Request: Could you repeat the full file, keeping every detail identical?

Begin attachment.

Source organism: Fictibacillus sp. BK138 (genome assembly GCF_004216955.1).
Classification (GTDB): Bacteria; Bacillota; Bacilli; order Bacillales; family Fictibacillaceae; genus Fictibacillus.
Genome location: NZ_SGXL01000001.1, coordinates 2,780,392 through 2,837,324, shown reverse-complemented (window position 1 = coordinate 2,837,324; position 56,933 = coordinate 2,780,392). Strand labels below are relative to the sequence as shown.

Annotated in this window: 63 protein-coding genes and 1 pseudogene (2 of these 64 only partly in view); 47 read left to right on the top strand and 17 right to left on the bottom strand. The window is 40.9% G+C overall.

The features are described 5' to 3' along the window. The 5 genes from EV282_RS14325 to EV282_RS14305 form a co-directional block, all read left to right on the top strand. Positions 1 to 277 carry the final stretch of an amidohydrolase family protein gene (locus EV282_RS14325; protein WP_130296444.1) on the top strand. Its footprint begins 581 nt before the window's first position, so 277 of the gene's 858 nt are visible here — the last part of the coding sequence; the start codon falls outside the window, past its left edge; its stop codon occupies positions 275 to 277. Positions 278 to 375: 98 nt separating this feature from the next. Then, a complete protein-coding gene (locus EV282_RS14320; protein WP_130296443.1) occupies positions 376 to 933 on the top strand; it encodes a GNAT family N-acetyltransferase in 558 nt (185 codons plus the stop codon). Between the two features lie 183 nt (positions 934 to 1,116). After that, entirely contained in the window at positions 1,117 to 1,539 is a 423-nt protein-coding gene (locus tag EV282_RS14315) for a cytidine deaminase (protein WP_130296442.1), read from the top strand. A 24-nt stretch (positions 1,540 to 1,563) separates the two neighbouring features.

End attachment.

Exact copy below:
Source organism: Fictibacillus sp. BK138 (genome assembly GCF_004216955.1).
Classification (GTDB): Bacteria; Bacillota; Bacilli; order Bacillales; family Fictibacillaceae; genus Fictibacillus.
Genome location: NZ_SGXL01000001.1, coordinates 2,780,392 through 2,837,324, shown reverse-complemented (window position 1 = coordinate 2,837,324; position 56,933 = coordinate 2,780,392). Strand labels below are relative to the sequence as shown.

Annotated in this window: 63 protein-coding genes and 1 pseudogene (2 of these 64 only partly in view); 47 read left to right on the top strand and 17 right to left on the bottom strand. The window is 40.9% G+C overall.

The features are described 5' to 3' along the window. The 5 genes from EV282_RS14325 to EV282_RS14305 form a co-directional block, all read left to right on the top strand. Positions 1 to 277 carry the final stretch of an amidohydrolase family protein gene (locus EV282_RS14325; protein WP_130296444.1) on the top strand. Its footprint begins 581 nt before the window's first position, so 277 of the gene's 858 nt are visible here — the last part of the coding sequence; the start codon falls outside the window, past its left edge; its stop codon occupies positions 275 to 277. Positions 278 to 375: 98 nt separating this feature from the next. Then, a complete protein-coding gene (locus EV282_RS14320; protein WP_130296443.1) occupies positions 376 to 933 on the top strand; it encodes a GNAT family N-acetyltransferase in 558 nt (185 codons plus the stop codon). Between the two features lie 183 nt (positions 934 to 1,116). After that, entirely contained in the window at positions 1,117 to 1,539 is a 423-nt protein-coding gene (locus tag EV282_RS14315) for a cytidine deaminase (protein WP_130296442.1), read from the top strand. A 24-nt stretch (positions 1,540 to 1,563) separates the two neighbouring features.